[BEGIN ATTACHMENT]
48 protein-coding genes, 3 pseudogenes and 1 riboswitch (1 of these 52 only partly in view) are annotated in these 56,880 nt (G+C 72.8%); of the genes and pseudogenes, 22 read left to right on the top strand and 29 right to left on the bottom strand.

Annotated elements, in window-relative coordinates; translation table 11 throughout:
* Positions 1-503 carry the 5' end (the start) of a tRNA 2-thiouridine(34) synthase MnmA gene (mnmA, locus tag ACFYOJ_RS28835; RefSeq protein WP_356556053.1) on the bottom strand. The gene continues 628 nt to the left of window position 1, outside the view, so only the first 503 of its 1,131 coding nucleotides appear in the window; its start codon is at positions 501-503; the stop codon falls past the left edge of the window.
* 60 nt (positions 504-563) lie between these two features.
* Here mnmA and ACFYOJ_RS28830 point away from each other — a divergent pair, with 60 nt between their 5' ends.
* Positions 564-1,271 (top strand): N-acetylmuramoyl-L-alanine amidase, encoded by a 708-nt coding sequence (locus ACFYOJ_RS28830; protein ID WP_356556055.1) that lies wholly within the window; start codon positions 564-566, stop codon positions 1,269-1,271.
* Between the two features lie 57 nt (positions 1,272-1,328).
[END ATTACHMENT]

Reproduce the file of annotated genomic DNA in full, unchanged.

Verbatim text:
48 protein-coding genes, 3 pseudogenes and 1 riboswitch (1 of these 52 only partly in view) are annotated in these 56,880 nt (G+C 72.8%); of the genes and pseudogenes, 22 read left to right on the top strand and 29 right to left on the bottom strand.

Annotated elements, in window-relative coordinates; translation table 11 throughout:
* Positions 1-503 carry the 5' end (the start) of a tRNA 2-thiouridine(34) synthase MnmA gene (mnmA, locus tag ACFYOJ_RS28835; RefSeq protein WP_356556053.1) on the bottom strand. The gene continues 628 nt to the left of window position 1, outside the view, so only the first 503 of its 1,131 coding nucleotides appear in the window; its start codon is at positions 501-503; the stop codon falls past the left edge of the window.
* 60 nt (positions 504-563) lie between these two features.
* Here mnmA and ACFYOJ_RS28830 point away from each other — a divergent pair, with 60 nt between their 5' ends.
* Positions 564-1,271 (top strand): N-acetylmuramoyl-L-alanine amidase, encoded by a 708-nt coding sequence (locus ACFYOJ_RS28830; protein ID WP_356556055.1) that lies wholly within the window; start codon positions 564-566, stop codon positions 1,269-1,271.
* Between the two features lie 57 nt (positions 1,272-1,328).